A student from the Challenge’s winning team reported that getting the chance to learn about digital safety and content production from professional content creators at Facebook and USAID gave him the skills, credibility, and confidence to apply for an internship. Networking and gaining access to professional experiences in Thailand is already hard for many Thai students in normal times, but it is even more challenging during COVID-19. He also shared that he may not have gotten this internship without his Wai Kid Digital experience.
What this means for your program: When planning learning interactions with Gen Z participants, embed hands-on learning activities with industry partners whenever possible. These opportunities—especially during COVID-19—provide young people with on-the-job learning and practical experiences that can help them stand out in the professional world.
When working in the Southeast Asian context with Gen Z individuals, make sure that your content is tailored to them and localized to their environment.
Localization does not just mean translating a Silicon Valley curriculum into the local language and calling it a day. It requires an in-depth understanding of your participants’ technology needs and barriers, testing the content you develop in an iterative process, and contextualizing real-life examples in their environment. This takes a lot of effort—but the impact is worth the time and energy! More than half of the participants said they are likely to share what they learned from the Challenge with their peers because the content is relatable and can be applied to everyday scenarios.
With all the effort that goes through the localization process, the Accelerator is also looking for ways to encourage sustainability after USAID’s investment. To ensure that the program’s results continue, our partner Love Frankie is developing a toolkit to help universities implement their own digital safety challenges. We are also in discussion with universities about how to embed the digital safety modules developed from the Wai Kid Digital Challenge into the university curriculum—institutionalizing the key lessons into coursework.
What this means for your program: Understand your users’ needs, barriers, and context—and test the content with them. If the content is tailored, it’s more likely to stick. When the approach resonates with your users, it is easier to make a case for institutionalizing and sustaining the program with partners.
One of our biggest takeaways at the end of the Wai Kid Digital Challenge was that our monitoring, evaluation, and learning (MEL) approach must be a multidimensional and continuously evolving process to be most helpful. We used a combination of different methods such as pre- and post-surveys, social media analytics, key informant interviews, and mobile market research tools to gather data about the program.
Talking about the MEL process of the Challenge could be a separate blog on its own, but we will focus on what we learned from the surveys for participants. Comparing pre- and post-surveys to gauge how much the participants learned from program interventions can be challenging. In the case of the Wai Kid Digital Challenge, because we used a self-evaluation approach, many students thought that they were very savvy in digital safety before joining the program and evaluated their levels of knowledge as high in the pre-test.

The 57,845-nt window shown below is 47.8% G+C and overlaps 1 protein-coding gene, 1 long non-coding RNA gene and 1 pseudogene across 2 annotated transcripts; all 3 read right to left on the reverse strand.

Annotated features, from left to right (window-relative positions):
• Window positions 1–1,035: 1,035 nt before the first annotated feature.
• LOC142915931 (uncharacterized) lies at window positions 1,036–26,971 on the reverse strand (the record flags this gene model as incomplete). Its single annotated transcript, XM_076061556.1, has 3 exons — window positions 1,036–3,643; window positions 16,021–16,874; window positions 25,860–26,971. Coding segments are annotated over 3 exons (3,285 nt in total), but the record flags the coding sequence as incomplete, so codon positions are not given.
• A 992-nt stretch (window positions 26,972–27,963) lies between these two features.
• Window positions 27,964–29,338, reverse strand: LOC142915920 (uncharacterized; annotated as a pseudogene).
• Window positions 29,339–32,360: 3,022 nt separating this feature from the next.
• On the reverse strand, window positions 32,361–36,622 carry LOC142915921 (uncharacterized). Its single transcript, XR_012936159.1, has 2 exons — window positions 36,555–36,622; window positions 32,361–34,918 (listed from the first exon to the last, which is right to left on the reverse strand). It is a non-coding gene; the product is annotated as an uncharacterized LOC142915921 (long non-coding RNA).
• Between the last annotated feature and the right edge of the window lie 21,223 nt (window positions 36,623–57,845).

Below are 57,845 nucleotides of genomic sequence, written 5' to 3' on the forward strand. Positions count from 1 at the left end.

After going through the program training, many students realized later that there were many aspects of digital safety that they did not know anything about and marked their knowledge lower in the post-test, also known as the response shift bias.
Looking at the numbers alone, it might seem that some students had lower digital knowledge or skills after program intervention. For example, when responding to the question on positive online communication, in the pre-test, 88 percent of participants said that they had a good grasp of what constitutes respectful behavior online. Yet, for the post-test, the percentage decreased to 83 percent.
Qualitative data from the program, however, suggests otherwise. During key informant interviews, students unanimously agreed that what they learned from the Challenge is highly transferable and beneficial for their studies and prospective careers. One student said, “This is the most transformative program that I have ever seen…. It is really nice to engage with content producers and see the impact of digital behaviors on our lives”.
What this means for your program: Make sure that the questions in the pre- and post-tests reflect the participants’ growth in knowledge without the self-reported bias. You may want to incorporate knowledge check questions for more objective changes in skills in addition to self-reporting.
Retrospective pre-test surveys have shown some promise in dealing with this issue regarding self-reported data. This means asking participants about their self-reported digital knowledge prior to the program after the program is over—so both pre- and post-measures are collected simultaneously, after the program. Of course, there are pros and cons. Recall may not be entirely accurate after the training, but for short training programs, it can be a very effective workaround. This, however, is not a replacement for pre- and post-tests that measure knowledge through more objective test-type questions, but for gauging self-reported knowledge and confidence, it may be the better approach.
Whenever possible, complement the quantitative data with qualitative ones to have a holistic picture of the program. Key informant interviews are especially effective in providing a cohesive narrative beyond surveys.
The Wai Kid Digital University Challenge is an expansion of Facebook’s flagship “We Think Digital” digital literacy program, first launched in Thailand in 2019. Wai Kid Digital is being implemented by Love Frankie and is part of USAID’s Digital Asia Accelerator program (‘the Accelerator’) implemented by DAI under the Digital Connectivity and Cybersecurity Partnership initiative. Through the Accelerator, USAID is working across Southeast Asia and Mongolia to advance inclusive and sustainable economic development by increasing businesses’ and citizens’ capacities to use digital technology safely and effectively.